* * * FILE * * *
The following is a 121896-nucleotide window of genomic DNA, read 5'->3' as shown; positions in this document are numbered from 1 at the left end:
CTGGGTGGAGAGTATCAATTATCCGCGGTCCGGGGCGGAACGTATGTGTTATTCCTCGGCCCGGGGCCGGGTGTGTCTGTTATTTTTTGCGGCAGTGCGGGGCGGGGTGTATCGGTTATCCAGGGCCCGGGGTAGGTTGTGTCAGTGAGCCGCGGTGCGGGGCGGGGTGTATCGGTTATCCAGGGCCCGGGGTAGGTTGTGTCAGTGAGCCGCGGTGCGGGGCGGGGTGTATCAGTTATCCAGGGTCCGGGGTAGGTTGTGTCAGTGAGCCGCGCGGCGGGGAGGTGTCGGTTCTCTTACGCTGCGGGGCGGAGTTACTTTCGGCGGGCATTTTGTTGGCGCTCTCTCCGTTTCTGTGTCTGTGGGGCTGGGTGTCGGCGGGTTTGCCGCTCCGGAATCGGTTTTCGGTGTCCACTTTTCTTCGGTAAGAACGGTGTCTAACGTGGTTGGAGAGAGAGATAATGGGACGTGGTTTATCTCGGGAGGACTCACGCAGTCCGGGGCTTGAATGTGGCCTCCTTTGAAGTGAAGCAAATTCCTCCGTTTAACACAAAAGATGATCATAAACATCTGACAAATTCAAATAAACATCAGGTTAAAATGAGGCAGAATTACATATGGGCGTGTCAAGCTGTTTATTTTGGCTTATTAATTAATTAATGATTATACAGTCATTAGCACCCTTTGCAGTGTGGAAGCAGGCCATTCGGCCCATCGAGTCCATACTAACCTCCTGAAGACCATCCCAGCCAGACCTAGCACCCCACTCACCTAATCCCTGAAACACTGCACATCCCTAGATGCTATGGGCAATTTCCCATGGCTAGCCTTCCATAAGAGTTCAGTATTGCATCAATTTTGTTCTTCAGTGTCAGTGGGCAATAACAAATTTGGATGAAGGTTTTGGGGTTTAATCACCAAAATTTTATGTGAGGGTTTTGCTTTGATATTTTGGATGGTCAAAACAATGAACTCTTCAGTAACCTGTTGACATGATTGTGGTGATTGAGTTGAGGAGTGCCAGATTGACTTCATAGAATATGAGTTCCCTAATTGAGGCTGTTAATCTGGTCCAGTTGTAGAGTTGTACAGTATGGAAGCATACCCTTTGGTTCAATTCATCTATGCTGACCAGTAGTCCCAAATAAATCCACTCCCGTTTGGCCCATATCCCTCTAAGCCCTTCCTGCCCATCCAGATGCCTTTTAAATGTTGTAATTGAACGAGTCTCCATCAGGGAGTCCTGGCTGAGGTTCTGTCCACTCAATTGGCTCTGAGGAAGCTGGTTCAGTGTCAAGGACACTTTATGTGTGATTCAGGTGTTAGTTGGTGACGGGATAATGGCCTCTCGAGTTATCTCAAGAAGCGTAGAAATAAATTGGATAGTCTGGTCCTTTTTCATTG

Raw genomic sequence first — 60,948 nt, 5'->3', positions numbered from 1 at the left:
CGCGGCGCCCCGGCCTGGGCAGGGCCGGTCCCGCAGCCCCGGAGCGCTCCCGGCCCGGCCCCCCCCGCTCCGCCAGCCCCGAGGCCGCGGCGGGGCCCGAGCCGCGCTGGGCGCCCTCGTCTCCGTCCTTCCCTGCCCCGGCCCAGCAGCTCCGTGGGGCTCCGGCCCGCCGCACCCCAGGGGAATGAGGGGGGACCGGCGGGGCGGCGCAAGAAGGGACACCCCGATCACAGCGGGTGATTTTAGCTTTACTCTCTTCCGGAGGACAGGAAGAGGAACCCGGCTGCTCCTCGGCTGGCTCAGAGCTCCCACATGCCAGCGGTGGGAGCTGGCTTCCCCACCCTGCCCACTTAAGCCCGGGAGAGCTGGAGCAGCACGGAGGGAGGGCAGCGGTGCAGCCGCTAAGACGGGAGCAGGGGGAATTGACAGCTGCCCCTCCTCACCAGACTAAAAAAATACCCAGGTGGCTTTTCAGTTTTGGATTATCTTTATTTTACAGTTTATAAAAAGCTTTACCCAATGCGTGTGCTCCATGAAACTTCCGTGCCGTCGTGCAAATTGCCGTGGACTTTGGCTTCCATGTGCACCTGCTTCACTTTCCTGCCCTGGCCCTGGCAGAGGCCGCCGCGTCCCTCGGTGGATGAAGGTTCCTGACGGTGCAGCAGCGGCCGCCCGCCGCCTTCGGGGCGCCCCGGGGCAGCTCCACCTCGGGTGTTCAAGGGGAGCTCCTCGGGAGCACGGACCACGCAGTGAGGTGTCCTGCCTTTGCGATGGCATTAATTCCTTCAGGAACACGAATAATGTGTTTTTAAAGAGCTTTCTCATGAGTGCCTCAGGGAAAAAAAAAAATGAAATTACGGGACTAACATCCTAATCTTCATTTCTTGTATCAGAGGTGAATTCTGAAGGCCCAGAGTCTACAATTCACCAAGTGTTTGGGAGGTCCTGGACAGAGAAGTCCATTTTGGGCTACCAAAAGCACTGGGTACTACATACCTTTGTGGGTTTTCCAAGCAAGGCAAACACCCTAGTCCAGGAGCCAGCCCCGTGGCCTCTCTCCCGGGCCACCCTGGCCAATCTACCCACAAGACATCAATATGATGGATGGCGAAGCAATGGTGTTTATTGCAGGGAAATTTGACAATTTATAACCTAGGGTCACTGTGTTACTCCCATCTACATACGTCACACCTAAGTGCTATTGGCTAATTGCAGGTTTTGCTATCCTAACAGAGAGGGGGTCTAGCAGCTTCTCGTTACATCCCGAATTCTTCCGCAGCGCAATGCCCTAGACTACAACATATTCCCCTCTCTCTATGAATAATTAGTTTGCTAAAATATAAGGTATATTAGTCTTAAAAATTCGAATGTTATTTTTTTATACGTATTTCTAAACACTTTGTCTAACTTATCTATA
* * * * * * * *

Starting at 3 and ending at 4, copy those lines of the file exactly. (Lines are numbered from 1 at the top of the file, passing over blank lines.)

Raw genomic sequence first — 60,948 nt, 5'->3', positions numbered from 1 at the left:
CGCGGCGCCCCGGCCTGGGCAGGGCCGGTCCCGCAGCCCCGGAGCGCTCCCGGCCCGGCCCCCCCCGCTCCGCCAGCCCCGAGGCCGCGGCGGGGCCCGAGCCGCGCTGGGCGCCCTCGTCTCCGTCCTTCCCTGCCCCGGCCCAGCAGCTCCGTGGGGCTCCGGCCCGCCGCACCCCAGGGGAATGAGGGGGGACCGGCGGGGCGGCGCAAGAAGGGACACCCCGATCACAGCGGGTGATTTTAGCTTTACTCTCTTCCGGAGGACAGGAAGAGGAACCCGGCTGCTCCTCGGCTGGCTCAGAGCTCCCACATGCCAGCGGTGGGAGCTGGCTTCCCCACCCTGCCCACTTAAGCCCGGGAGAGCTGGAGCAGCACGGAGGGAGGGCAGCGGTGCAGCCGCTAAGACGGGAGCAGGGGGAATTGACAGCTGCCCCTCCTCACCAGACTAAAAAAATACCCAGGTGGCTTTTCAGTTTTGGATTATCTTTATTTTACAGTTTATAAAAAGCTTTACCCAATGCGTGTGCTCCATGAAACTTCCGTGCCGTCGTGCAAATTGCCGTGGACTTTGGCTTCCATGTGCACCTGCTTCACTTTCCTGCCCTGGCCCTGGCAGAGGCCGCCGCGTCCCTCGGTGGATGAAGGTTCCTGACGGTGCAGCAGCGGCCGCCCGCCGCCTTCGGGGCGCCCCGGGGCAGCTCCACCTCGGGTGTTCAAGGGGAGCTCCTCGGGAGCACGGACCACGCAGTGAGGTGTCCTGCCTTTGCGATGGCATTAATTCCTTCAGGAACACGAATAATGTGTTTTTAAAGAGCTTTCTCATGAGTGCCTCAGGGAAAAAAAAAAATGAAATTACGGGACTAACATCCTAATCTTCATTTCTTGTATCAGAGGTGAATTCTGAAGGCCCAGAGTCTACAATTCACCAAGTGTTTGGGAGGTCCTGGACAGAGAAGTCCATTTTGGGCTACCAAAAGCACTGGGTACTACATACCTTTGTGGGTTTTCCAAGCAAGGCAAACACCCTAGTCCAGGAGCCAGCCCCGTGGCCTCTCTCCCGGGCCACCCTGGCCAATCTACCCACAAGACATCAATATGATGGATGGCGAAGCAATGGTGTTTATTGCAGGGAAATTTGACAATTTATAACCTAGGGTCACTGTGTTACTCCCATCTACATACGTCACACCTAAGTGCTATTGGCTAATTGCAGGTTTTGCTATCCTAACAGAGAGGGGGTCTAGCAGCTTCTCGTTACATCCCGAATTCTTCCGCAGCGCAATGCCCTAGACTACAACATATTCCCCTCTCTCTATGAATAATTAGTTTGCTAAAATATAAGGTATATTAGTCTTAAAAATTCGAATGTTATTTTTTTATACGTATTTCTAAACACTTTGTCTAACTTATCTATA